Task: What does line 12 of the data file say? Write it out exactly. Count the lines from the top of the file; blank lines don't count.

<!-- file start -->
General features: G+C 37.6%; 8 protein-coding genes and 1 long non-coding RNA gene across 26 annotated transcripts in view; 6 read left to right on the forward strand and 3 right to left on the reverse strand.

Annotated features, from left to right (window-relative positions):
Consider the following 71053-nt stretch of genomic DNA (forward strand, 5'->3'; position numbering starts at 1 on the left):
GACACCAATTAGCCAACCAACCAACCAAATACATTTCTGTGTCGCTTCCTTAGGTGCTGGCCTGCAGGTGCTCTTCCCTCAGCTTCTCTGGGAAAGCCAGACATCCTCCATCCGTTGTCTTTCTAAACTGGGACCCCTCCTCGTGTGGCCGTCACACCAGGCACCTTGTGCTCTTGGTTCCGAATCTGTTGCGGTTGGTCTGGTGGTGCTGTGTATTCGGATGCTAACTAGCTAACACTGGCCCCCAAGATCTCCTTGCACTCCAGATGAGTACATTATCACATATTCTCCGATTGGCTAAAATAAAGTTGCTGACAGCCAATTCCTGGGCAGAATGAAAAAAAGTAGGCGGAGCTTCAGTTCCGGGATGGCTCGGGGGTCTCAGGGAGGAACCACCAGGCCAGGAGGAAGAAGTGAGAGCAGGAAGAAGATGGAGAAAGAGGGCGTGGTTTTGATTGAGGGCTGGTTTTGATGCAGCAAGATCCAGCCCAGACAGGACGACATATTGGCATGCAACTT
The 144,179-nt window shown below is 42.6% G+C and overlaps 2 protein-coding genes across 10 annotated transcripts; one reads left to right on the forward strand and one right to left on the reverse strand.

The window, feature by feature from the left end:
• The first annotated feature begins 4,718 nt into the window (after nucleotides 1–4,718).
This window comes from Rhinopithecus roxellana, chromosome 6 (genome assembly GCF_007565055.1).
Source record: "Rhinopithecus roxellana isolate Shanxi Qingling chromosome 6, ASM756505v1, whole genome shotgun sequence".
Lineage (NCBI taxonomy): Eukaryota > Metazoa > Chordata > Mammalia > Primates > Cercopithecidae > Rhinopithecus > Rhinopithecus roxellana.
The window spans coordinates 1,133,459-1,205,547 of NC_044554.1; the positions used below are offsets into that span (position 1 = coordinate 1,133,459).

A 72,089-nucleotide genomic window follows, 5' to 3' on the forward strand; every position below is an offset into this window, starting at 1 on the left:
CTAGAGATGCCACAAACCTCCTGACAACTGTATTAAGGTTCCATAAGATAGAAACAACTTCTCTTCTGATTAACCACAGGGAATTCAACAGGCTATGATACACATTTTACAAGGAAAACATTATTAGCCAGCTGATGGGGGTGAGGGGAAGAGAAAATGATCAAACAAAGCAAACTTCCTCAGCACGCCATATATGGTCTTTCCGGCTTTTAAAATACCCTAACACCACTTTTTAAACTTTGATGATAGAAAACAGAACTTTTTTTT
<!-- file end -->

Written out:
A 72,089-nucleotide genomic window follows, 5' to 3' on the forward strand; every position below is an offset into this window, starting at 1 on the left: